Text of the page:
Hate your co-worker or employee? Congratulations! You have completed the first step in making things work.  Acknowledging you have a problem, after all, is the first step.


Ironically, teams where everyone likes each other are typically weak teams. People (that includes you) have a tendency to like people who are like them. We revel in similarities. Grew up in the same town as me? You’re awesome! Went to the same college? Hot diggity dog! Enjoy the same TV show as me? You’re practically my twin – gosh you are amazing! With all those similarities, a team of copy-cats will have tunnel vision and won’t have complementary skills. Great teams don’t like each other nearly as much as they respect each other. There is greatness in differences.

Abraham Lincoln was famous for building a political cabinet of personal enemies. In a country that was polarized by a horrific civil war, Lincoln’s genius was to assemble a cabinet of people who were his sworn enemies. Members of his cabinet may not have liked him (or vice versa) but it served what the country (client) needed. He built a government where every American, regardless if they were from the Union or the Confederacy,had at least one person in the government who they liked (or at least felt represented their best interests).

Your company has a mix of clients with different needs and demands of their own. Your company has a mix of things to do, which requires special talents. Your company needs diversity, but along with that may come personal conflict (just ask Abe).  Here is how you manage the people you hate:

 1. Stop Trying To Like Them – A big fallacy of managers is to believe they need to like the person they are managing. That is not the case at all. The manager just needs to respect what the employee does. And when I say “respect,” I mean to see genuine value in a talent or ability of that employee. Stop trying to find things to like about the employee that you hate, find something to respect.

2. Find The Bigger Enemy – My consulting group was engaged to help grow a business run by two sisters. The problem was finger pointing. Each sister blamed their struggles on the other, and they hated each other. That was until they found out their father was diagnosed with cancer.  Immediately they had any enemy (the cancer) much greater than their hatred for each other.  Instantly they start to work together amazingly well. Seek to find a common enemy (perhaps a competitor) that you and the employee you hate can target together.  A common enemy makes the best of friends.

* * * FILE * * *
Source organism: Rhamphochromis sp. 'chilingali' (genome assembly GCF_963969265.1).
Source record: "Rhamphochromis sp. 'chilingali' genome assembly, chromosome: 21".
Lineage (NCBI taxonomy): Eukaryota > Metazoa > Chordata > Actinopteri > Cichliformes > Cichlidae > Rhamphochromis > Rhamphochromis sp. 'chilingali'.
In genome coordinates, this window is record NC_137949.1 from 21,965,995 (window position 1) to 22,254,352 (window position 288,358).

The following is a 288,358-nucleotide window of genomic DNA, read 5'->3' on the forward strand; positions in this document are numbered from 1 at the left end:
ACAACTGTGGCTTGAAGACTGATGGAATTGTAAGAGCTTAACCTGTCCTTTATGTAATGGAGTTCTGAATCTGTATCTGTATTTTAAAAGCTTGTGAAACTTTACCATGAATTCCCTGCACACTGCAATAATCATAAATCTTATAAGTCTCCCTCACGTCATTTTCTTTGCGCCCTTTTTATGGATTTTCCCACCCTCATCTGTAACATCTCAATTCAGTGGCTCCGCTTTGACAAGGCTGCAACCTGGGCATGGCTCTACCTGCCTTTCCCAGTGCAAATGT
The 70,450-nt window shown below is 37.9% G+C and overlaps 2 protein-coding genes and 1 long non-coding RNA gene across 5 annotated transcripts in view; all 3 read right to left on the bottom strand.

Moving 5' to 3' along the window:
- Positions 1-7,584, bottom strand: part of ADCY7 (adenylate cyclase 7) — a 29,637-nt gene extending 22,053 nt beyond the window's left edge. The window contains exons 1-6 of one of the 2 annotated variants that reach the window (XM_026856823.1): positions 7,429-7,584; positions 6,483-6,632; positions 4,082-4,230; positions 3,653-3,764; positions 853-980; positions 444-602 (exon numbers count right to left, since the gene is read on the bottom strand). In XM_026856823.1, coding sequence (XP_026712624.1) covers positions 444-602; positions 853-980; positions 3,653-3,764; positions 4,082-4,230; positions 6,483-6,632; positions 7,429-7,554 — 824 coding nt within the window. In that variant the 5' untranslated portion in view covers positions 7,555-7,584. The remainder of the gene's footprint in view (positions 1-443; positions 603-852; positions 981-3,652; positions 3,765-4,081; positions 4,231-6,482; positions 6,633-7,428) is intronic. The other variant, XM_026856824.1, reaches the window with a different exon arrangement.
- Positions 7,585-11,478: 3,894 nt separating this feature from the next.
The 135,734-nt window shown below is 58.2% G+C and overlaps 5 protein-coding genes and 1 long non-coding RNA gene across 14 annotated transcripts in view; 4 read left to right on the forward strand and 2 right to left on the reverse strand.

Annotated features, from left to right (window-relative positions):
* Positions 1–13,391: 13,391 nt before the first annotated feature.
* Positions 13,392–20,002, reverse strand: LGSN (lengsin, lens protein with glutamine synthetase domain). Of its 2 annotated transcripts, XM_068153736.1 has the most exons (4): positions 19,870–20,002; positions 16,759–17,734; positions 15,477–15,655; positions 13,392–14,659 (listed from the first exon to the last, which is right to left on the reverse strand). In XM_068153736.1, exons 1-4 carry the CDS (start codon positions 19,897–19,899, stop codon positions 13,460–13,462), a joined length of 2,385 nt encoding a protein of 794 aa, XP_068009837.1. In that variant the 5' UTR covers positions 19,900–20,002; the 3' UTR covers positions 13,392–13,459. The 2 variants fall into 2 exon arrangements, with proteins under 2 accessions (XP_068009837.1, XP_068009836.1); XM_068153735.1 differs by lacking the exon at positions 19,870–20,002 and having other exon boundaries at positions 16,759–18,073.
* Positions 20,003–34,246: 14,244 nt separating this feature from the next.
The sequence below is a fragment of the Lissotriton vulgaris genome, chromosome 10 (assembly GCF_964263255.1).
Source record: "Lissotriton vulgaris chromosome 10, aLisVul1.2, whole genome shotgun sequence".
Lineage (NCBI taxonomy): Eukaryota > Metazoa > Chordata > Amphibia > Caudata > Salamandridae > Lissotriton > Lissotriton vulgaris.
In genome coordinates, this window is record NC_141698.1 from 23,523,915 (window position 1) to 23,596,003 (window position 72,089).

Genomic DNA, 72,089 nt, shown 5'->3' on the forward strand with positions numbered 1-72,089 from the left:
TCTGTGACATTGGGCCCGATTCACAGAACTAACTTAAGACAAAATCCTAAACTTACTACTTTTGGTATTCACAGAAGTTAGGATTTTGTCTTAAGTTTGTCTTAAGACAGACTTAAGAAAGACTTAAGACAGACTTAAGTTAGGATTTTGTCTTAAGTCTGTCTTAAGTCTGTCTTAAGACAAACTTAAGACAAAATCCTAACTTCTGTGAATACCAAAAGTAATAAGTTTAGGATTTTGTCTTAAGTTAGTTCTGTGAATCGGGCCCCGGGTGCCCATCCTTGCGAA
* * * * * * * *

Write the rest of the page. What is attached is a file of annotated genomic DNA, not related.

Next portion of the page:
3. Distance Makes The Heart Grow Fonder –  Short, temporary bursts of disgust trumps a continual stream. If you just can’t get over the fact that you can’t stand the employee you manage, put distance between you. Put them in a different part of the office, or a different office altogether.  Of course, you can fire them too… but we are working under the understanding that you have an employee that is great at their work, you just can’t stand them.

4. Hate Your Hate, Because It Hates You – The greater the hate you have for your colleague the greater the burden is for you to carry the weight.  Hating them doesn’t hurt them, it hurts you in the form of stress. The fix? Forgiveness. Forgiving your sworn enemy does not make what they did alright, but it does release the stress for you. How do you forgive? Recognize that they are a result of everything they have experienced in their life, just like you and me. If you experienced every single thing they did, in the exact same way and at the exact same time they did, you would be the same as them. They are just human after all (like you and me). Then simply say the words out loud, ideally to them. And if you can’t forgive them face to face, go look at a mirror and say out loud that you forgive them. Repeat it over and over until you feel you forgive them. When you feel forgiveness, the burden you carry will evaporate and you will be able to manage them again.

5. What’s Your Problem? – The problem with disliking or hating others always boils down to your thoughts. Challenge yourself to explore what you don’t like about yourself that needs to be fixed.  When you seek out to understand what you don’t like about the person you hate, you in fact discover more about yourself. Often, when we dislike someone, it is because we see a behavior in them that also exists in us. Conversely, if that nasty, “hate worthy” behavior exists in them, and not in you, you will feel sorry for them but not hate them. Hate is an indicator that something in you needs to be fix. Appreciate the hate as an indicator of an opportunity to fix something in you. And when you do fix you, you will be able to manage them better.

If Abraham Lincoln was able to manage a cabinet full of enemies and put a struggling country back onto the track to greatness, I think you just might be able to manage those employees you don’t like (but respect) and put your company back onto the path to success.

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